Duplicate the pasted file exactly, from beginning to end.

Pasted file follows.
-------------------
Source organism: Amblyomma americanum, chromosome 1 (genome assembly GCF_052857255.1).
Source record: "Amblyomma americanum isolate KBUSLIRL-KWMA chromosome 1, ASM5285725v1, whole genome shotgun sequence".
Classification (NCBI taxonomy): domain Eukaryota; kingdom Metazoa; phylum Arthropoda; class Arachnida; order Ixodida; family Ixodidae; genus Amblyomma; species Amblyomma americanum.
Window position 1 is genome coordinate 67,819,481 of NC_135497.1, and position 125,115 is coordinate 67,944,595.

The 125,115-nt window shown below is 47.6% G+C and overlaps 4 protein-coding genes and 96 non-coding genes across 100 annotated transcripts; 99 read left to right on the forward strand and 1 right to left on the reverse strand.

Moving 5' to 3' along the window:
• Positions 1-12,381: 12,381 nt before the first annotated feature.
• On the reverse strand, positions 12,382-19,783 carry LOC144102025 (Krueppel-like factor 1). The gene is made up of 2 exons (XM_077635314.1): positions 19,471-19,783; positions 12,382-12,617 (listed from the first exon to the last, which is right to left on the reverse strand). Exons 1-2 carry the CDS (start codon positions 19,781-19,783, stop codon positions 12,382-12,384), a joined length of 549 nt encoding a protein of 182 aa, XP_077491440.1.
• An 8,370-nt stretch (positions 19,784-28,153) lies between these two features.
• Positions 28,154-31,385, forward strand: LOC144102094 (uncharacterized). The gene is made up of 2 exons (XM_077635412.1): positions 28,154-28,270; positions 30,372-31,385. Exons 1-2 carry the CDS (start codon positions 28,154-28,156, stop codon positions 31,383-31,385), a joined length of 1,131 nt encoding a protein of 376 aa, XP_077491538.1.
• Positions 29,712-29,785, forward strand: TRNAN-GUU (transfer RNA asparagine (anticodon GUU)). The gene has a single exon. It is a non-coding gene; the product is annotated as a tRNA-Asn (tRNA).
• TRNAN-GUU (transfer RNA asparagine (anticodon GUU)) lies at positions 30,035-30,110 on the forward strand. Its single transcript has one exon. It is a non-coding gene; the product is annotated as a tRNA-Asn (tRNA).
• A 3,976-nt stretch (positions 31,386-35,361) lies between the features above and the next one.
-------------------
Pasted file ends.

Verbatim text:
Source organism: Amblyomma americanum, chromosome 1 (genome assembly GCF_052857255.1).
Source record: "Amblyomma americanum isolate KBUSLIRL-KWMA chromosome 1, ASM5285725v1, whole genome shotgun sequence".
Classification (NCBI taxonomy): domain Eukaryota; kingdom Metazoa; phylum Arthropoda; class Arachnida; order Ixodida; family Ixodidae; genus Amblyomma; species Amblyomma americanum.
Window position 1 is genome coordinate 67,819,481 of NC_135497.1, and position 125,115 is coordinate 67,944,595.

The 125,115-nt window shown below is 47.6% G+C and overlaps 4 protein-coding genes and 96 non-coding genes across 100 annotated transcripts; 99 read left to right on the forward strand and 1 right to left on the reverse strand.

Moving 5' to 3' along the window:
• Positions 1-12,381: 12,381 nt before the first annotated feature.
• On the reverse strand, positions 12,382-19,783 carry LOC144102025 (Krueppel-like factor 1). The gene is made up of 2 exons (XM_077635314.1): positions 19,471-19,783; positions 12,382-12,617 (listed from the first exon to the last, which is right to left on the reverse strand). Exons 1-2 carry the CDS (start codon positions 19,781-19,783, stop codon positions 12,382-12,384), a joined length of 549 nt encoding a protein of 182 aa, XP_077491440.1.
• An 8,370-nt stretch (positions 19,784-28,153) lies between these two features.
• Positions 28,154-31,385, forward strand: LOC144102094 (uncharacterized). The gene is made up of 2 exons (XM_077635412.1): positions 28,154-28,270; positions 30,372-31,385. Exons 1-2 carry the CDS (start codon positions 28,154-28,156, stop codon positions 31,383-31,385), a joined length of 1,131 nt encoding a protein of 376 aa, XP_077491538.1.
• Positions 29,712-29,785, forward strand: TRNAN-GUU (transfer RNA asparagine (anticodon GUU)). The gene has a single exon. It is a non-coding gene; the product is annotated as a tRNA-Asn (tRNA).
• TRNAN-GUU (transfer RNA asparagine (anticodon GUU)) lies at positions 30,035-30,110 on the forward strand. Its single transcript has one exon. It is a non-coding gene; the product is annotated as a tRNA-Asn (tRNA).
• A 3,976-nt stretch (positions 31,386-35,361) lies between the features above and the next one.